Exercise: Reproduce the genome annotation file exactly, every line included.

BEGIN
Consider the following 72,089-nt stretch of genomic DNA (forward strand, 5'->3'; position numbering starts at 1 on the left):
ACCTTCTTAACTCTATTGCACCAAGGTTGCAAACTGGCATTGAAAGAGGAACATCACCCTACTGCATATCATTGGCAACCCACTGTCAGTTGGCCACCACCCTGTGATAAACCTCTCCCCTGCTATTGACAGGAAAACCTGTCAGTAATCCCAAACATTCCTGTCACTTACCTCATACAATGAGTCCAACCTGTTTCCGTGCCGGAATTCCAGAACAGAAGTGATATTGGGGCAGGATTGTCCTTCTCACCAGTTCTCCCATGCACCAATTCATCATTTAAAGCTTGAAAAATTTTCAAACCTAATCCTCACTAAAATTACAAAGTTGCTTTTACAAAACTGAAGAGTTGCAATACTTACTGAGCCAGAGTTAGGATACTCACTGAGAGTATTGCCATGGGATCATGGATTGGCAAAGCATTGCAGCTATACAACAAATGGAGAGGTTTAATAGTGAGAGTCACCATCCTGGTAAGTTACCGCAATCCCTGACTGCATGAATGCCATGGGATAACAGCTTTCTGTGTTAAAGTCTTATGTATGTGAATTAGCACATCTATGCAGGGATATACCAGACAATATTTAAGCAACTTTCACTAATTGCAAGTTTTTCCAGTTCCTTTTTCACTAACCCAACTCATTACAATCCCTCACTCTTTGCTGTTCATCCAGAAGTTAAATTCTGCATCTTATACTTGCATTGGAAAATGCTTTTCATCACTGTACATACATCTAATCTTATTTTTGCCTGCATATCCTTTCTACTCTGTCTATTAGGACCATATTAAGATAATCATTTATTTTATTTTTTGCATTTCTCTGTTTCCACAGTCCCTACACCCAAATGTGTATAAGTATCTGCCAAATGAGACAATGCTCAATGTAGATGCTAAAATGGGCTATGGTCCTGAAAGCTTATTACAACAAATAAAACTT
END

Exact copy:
Consider the following 72,089-nt stretch of genomic DNA (forward strand, 5'->3'; position numbering starts at 1 on the left):
ACCTTCTTAACTCTATTGCACCAAGGTTGCAAACTGGCATTGAAAGAGGAACATCACCCTACTGCATATCATTGGCAACCCACTGTCAGTTGGCCACCACCCTGTGATAAACCTCTCCCCTGCTATTGACAGGAAAACCTGTCAGTAATCCCAAACATTCCTGTCACTTACCTCATACAATGAGTCCAACCTGTTTCCGTGCCGGAATTCCAGAACAGAAGTGATATTGGGGCAGGATTGTCCTTCTCACCAGTTCTCCCATGCACCAATTCATCATTTAAAGCTTGAAAAATTTTCAAACCTAATCCTCACTAAAATTACAAAGTTGCTTTTACAAAACTGAAGAGTTGCAATACTTACTGAGCCAGAGTTAGGATACTCACTGAGAGTATTGCCATGGGATCATGGATTGGCAAAGCATTGCAGCTATACAACAAATGGAGAGGTTTAATAGTGAGAGTCACCATCCTGGTAAGTTACCGCAATCCCTGACTGCATGAATGCCATGGGATAACAGCTTTCTGTGTTAAAGTCTTATGTATGTGAATTAGCACATCTATGCAGGGATATACCAGACAATATTTAAGCAACTTTCACTAATTGCAAGTTTTTCCAGTTCCTTTTTCACTAACCCAACTCATTACAATCCCTCACTCTTTGCTGTTCATCCAGAAGTTAAATTCTGCATCTTATACTTGCATTGGAAAATGCTTTTCATCACTGTACATACATCTAATCTTATTTTTGCCTGCATATCCTTTCTACTCTGTCTATTAGGACCATATTAAGATAATCATTTATTTTATTTTTTGCATTTCTCTGTTTCCACAGTCCCTACACCCAAATGTGTATAAGTATCTGCCAAATGAGACAATGCTCAATGTAGATGCTAAAATGGGCTATGGTCCTGAAAGCTTATTACAACAAATAAAACTT